The world of whisky has been split by a row over a single word on a label.
Cardhu is produced at Knockando in Moray
The worldwide drinks company, Diageo, has changed the composition of Cardhu, one of the most popular malts produced on Speyside.
The traditional 12-year-old single malt is now being made from a mixture of vatted malts from several distilleries but is still being sold under its original name.
The only change on the label is that instead of being called a "single" malt, Cardhu is now "pure" malt.
According to Diageo's rivals, the move will seriously damage the reputation of the multi-million pound industry.
Cardhu 'running out'
They say the new whisky should not be sold as Cardhu, the fifth most popular brand in the world.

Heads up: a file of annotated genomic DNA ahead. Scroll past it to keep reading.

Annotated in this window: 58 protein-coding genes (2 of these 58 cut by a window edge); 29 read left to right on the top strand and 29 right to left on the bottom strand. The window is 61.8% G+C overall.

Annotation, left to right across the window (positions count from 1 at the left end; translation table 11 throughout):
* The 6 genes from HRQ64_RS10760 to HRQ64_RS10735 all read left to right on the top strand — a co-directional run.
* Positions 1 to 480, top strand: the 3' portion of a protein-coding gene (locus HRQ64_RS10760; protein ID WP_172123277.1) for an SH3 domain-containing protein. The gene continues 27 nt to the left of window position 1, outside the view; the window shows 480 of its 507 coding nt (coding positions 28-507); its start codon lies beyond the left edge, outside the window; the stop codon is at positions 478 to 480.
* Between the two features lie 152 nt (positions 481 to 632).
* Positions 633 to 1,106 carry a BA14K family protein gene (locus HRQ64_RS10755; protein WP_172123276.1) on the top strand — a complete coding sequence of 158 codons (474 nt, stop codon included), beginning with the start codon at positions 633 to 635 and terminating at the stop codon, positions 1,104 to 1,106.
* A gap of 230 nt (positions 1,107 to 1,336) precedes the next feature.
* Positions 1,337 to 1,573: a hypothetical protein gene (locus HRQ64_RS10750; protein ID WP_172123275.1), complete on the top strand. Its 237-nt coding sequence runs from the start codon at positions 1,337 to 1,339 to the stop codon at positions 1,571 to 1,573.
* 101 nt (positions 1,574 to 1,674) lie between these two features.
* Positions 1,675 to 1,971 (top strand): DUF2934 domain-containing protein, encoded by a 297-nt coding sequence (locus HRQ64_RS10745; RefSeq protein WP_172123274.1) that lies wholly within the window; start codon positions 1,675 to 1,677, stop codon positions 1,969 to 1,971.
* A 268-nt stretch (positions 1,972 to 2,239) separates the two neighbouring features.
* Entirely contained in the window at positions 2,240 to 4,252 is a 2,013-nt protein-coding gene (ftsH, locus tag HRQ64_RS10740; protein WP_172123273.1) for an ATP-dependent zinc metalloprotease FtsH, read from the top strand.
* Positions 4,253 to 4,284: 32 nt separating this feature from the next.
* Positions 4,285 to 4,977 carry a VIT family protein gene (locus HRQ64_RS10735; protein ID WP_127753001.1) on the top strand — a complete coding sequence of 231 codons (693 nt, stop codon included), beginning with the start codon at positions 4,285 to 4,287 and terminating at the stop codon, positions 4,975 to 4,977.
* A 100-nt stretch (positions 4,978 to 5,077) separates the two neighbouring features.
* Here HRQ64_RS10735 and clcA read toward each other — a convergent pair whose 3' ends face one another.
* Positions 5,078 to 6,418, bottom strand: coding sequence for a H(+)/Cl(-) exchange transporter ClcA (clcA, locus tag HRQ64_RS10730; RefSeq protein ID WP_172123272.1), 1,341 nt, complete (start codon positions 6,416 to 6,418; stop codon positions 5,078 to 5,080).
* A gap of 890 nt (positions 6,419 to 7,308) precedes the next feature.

Another Speyside distiller, J and G Grant, accused Cardhu of misleading the public.
But Diageo said it had been forced to make the change because it is running out of Cardhu.
Peter Smith, Diageo spokesman, insisted the company was very proud of what it was doing and management had been as open and transparent as possible.
He said: "We have to respond to consumer demand because in countries such as Spain, Italy, Greece and France, we are seeing a great demand for Cardhu and twelve years ago we never dreamt that would happen.
"We should be celebrating success but we just don't have the stocks, so we are going down this route of introducing - in selected markets - Cardhu which is Cardhu Pure Malt, which is an accepted practice within the industry."